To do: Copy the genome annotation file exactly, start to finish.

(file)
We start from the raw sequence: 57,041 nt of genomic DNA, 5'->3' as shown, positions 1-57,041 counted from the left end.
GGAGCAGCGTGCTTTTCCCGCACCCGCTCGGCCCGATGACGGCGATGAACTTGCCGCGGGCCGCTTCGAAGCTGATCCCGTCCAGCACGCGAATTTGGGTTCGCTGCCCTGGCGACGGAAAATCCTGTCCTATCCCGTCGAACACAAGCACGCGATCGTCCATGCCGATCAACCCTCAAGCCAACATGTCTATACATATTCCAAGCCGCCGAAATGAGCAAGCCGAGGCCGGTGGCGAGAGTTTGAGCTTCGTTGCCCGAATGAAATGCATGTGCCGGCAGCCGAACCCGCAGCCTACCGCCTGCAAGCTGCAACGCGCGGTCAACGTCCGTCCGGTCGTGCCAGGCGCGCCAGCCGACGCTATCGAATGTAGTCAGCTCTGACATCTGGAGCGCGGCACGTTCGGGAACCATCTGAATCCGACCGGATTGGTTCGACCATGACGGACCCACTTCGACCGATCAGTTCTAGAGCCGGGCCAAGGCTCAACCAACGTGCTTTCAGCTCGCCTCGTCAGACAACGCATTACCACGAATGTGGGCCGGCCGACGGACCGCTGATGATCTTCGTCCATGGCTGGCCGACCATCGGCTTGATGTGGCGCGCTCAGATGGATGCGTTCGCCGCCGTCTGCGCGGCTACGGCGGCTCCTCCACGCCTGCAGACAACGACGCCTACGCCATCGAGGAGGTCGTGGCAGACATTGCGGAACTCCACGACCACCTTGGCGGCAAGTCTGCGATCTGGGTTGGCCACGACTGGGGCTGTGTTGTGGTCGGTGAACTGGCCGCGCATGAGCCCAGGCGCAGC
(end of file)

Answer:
We start from the raw sequence: 57,041 nt of genomic DNA, 5'->3' as shown, positions 1-57,041 counted from the left end.
GGAGCAGCGTGCTTTTCCCGCACCCGCTCGGCCCGATGACGGCGATGAACTTGCCGCGGGCCGCTTCGAAGCTGATCCCGTCCAGCACGCGAATTTGGGTTCGCTGCCCTGGCGACGGAAAATCCTGTCCTATCCCGTCGAACACAAGCACGCGATCGTCCATGCCGATCAACCCTCAAGCCAACATGTCTATACATATTCCAAGCCGCCGAAATGAGCAAGCCGAGGCCGGTGGCGAGAGTTTGAGCTTCGTTGCCCGAATGAAATGCATGTGCCGGCAGCCGAACCCGCAGCCTACCGCCTGCAAGCTGCAACGCGCGGTCAACGTCCGTCCGGTCGTGCCAGGCGCGCCAGCCGACGCTATCGAATGTAGTCAGCTCTGACATCTGGAGCGCGGCACGTTCGGGAACCATCTGAATCCGACCGGATTGGTTCGACCATGACGGACCCACTTCGACCGATCAGTTCTAGAGCCGGGCCAAGGCTCAACCAACGTGCTTTCAGCTCGCCTCGTCAGACAACGCATTACCACGAATGTGGGCCGGCCGACGGACCGCTGATGATCTTCGTCCATGGCTGGCCGACCATCGGCTTGATGTGGCGCGCTCAGATGGATGCGTTCGCCGCCGTCTGCGCGGCTACGGCGGCTCCTCCACGCCTGCAGACAACGACGCCTACGCCATCGAGGAGGTCGTGGCAGACATTGCGGAACTCCACGACCACCTTGGCGGCAAGTCTGCGATCTGGGTTGGCCACGACTGGGGCTGTGTTGTGGTCGGTGAACTGGCCGCGCATGAGCCCAGGCGCAGC